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Holiday Donors Use NFC for Salvation Army Kettle Pay

The organization rolled out NFC-based Apple Pay and Google Pay options for payments at shopping areas around U.S. cities for the 2019 holiday season, providing a digital option for donors who may not carry spare change in their pockets.
By Claire Swedberg
Jan 10, 2020

This past holiday season, bell ringers at The Salvation Army's traditional kettle donation sites were accompanied by a technology upgrade that gave shoppers a digital option for their 2019 donations. In addition to accepting spare change dropped into the familiar red kettles, the organization allowed shoppers to make donations via their smartphones, courtesy of Near Field Communication (NFC) technology or QR codes.

The Salvation Army has deployed NFC as part of the Kettle Pay system, with GoToTags NFC 13.56 MHz RFID tags compliant with the ISO 14443 standard on signs posted with the kettles. The system was first piloted in Seattle, Dallas, Kansas City and New York City, then rolled out across the country this holiday season. "This is the first time that smart chips and QR codes are being used nationwide, and The Salvation Army is seeing donations come through via the Kettle Pay option," says David Jolley, the organization's director of communications.

The Web-based solution was provided by technology integrator Clearscale, and was pre-encoded by GoToTags to more than 50,000 of its NFC tags. The goal was to enable spontaneous payments for shoppers who are increasingly reliant on phones and digital payments, and who may be less likely to carry cash.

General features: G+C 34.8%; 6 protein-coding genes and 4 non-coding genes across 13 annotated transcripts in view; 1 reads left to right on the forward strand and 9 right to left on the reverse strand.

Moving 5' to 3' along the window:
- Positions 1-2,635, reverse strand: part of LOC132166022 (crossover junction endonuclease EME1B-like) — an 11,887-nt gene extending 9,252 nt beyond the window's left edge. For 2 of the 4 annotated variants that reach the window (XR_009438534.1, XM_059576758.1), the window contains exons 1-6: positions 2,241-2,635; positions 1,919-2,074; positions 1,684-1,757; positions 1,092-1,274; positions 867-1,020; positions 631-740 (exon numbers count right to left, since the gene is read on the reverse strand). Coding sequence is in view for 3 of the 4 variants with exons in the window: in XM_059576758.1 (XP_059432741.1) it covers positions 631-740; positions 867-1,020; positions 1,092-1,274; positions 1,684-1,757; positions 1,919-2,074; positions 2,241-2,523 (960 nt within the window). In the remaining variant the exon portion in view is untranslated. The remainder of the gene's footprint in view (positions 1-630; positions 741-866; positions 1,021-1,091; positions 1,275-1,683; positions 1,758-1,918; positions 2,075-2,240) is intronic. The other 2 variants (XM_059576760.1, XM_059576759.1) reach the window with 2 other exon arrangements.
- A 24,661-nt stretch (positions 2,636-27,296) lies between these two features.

The Salvation Army has been collecting charitable donations in the United States for 135 years, in order to benefit social services such as food for the hungry and clothing and shelter for the homeless. Its contributions serve approximately 5,000 communities nationwide. Last year, the organization rolled out a trial of Kettle Pay, its digital payment option, in select cities using QR codes to allow shoppers to make payments even if they weren't carrying cash. People could use their smartphones to scan the QR code at the kettle's sign and were directed to the payment site, where they could then select an amount and provide payment information.

However, the organization found that NFC technology could be more intuitive to use in a tap-to-pay method, and the NFC payment option was thus added, explains Asa Redfield, GoToTags' marketing director. At the same time, The Salvation Army rolled out the Kettle Pay system to more payment sites around the country. "As America moves toward a cashless society," Jolley says, "The Salvation Army is adapting to the changing landscape" by making it simpler to contribute.

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